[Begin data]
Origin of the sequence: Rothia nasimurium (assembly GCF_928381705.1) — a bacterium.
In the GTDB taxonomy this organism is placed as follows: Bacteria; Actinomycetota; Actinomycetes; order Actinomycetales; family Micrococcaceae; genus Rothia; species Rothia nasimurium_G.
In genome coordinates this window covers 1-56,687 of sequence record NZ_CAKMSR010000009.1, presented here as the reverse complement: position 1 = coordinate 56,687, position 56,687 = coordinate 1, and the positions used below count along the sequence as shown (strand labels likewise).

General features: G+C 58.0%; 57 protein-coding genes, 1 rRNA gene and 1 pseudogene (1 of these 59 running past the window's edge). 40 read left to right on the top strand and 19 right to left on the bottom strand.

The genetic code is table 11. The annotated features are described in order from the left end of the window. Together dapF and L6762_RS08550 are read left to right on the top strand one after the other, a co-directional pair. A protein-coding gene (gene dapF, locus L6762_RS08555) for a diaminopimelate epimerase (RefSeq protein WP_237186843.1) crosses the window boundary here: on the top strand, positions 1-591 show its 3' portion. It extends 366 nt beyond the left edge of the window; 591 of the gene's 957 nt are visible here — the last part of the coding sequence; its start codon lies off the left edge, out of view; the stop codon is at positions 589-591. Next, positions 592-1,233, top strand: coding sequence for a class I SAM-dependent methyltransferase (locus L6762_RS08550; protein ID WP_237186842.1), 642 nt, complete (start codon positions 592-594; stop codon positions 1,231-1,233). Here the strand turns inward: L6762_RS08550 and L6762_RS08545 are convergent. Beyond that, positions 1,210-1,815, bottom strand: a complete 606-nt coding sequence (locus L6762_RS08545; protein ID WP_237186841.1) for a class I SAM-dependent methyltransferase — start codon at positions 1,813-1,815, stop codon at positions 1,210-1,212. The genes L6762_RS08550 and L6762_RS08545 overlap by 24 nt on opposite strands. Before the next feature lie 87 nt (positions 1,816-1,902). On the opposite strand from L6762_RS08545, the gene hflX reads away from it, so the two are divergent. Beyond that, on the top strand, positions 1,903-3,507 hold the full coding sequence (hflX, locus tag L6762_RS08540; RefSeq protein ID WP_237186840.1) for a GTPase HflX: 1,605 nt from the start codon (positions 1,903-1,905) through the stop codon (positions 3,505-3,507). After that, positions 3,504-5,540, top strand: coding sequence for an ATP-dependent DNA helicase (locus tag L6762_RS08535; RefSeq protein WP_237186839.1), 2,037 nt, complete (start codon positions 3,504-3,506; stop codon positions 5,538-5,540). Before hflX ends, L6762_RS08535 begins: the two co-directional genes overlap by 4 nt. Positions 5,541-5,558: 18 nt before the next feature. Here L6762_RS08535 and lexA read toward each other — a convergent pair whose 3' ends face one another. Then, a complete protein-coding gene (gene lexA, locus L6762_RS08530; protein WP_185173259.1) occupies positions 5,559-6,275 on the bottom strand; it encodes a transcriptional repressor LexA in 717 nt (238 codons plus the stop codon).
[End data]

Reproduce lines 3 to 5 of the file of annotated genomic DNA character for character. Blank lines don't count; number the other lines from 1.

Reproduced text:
In genome coordinates this window covers 1-56,687 of sequence record NZ_CAKMSR010000009.1, presented here as the reverse complement: position 1 = coordinate 56,687, position 56,687 = coordinate 1, and the positions used below count along the sequence as shown (strand labels likewise).

General features: G+C 58.0%; 57 protein-coding genes, 1 rRNA gene and 1 pseudogene (1 of these 59 running past the window's edge). 40 read left to right on the top strand and 19 right to left on the bottom strand.

The genetic code is table 11. The annotated features are described in order from the left end of the window. Together dapF and L6762_RS08550 are read left to right on the top strand one after the other, a co-directional pair. A protein-coding gene (gene dapF, locus L6762_RS08555) for a diaminopimelate epimerase (RefSeq protein WP_237186843.1) crosses the window boundary here: on the top strand, positions 1-591 show its 3' portion. It extends 366 nt beyond the left edge of the window; 591 of the gene's 957 nt are visible here — the last part of the coding sequence; its start codon lies off the left edge, out of view; the stop codon is at positions 589-591. Next, positions 592-1,233, top strand: coding sequence for a class I SAM-dependent methyltransferase (locus L6762_RS08550; protein ID WP_237186842.1), 642 nt, complete (start codon positions 592-594; stop codon positions 1,231-1,233). Here the strand turns inward: L6762_RS08550 and L6762_RS08545 are convergent. Beyond that, positions 1,210-1,815, bottom strand: a complete 606-nt coding sequence (locus L6762_RS08545; protein ID WP_237186841.1) for a class I SAM-dependent methyltransferase — start codon at positions 1,813-1,815, stop codon at positions 1,210-1,212. The genes L6762_RS08550 and L6762_RS08545 overlap by 24 nt on opposite strands. Before the next feature lie 87 nt (positions 1,816-1,902). On the opposite strand from L6762_RS08545, the gene hflX reads away from it, so the two are divergent. Beyond that, on the top strand, positions 1,903-3,507 hold the full coding sequence (hflX, locus tag L6762_RS08540; RefSeq protein ID WP_237186840.1) for a GTPase HflX: 1,605 nt from the start codon (positions 1,903-1,905) through the stop codon (positions 3,505-3,507). After that, positions 3,504-5,540, top strand: coding sequence for an ATP-dependent DNA helicase (locus tag L6762_RS08535; RefSeq protein WP_237186839.1), 2,037 nt, complete (start codon positions 3,504-3,506; stop codon positions 5,538-5,540). Before hflX ends, L6762_RS08535 begins: the two co-directional genes overlap by 4 nt. Positions 5,541-5,558: 18 nt before the next feature. Here L6762_RS08535 and lexA read toward each other — a convergent pair whose 3' ends face one another. Then, a complete protein-coding gene (gene lexA, locus L6762_RS08530; protein WP_185173259.1) occupies positions 5,559-6,275 on the bottom strand; it encodes a transcriptional repressor LexA in 717 nt (238 codons plus the stop codon).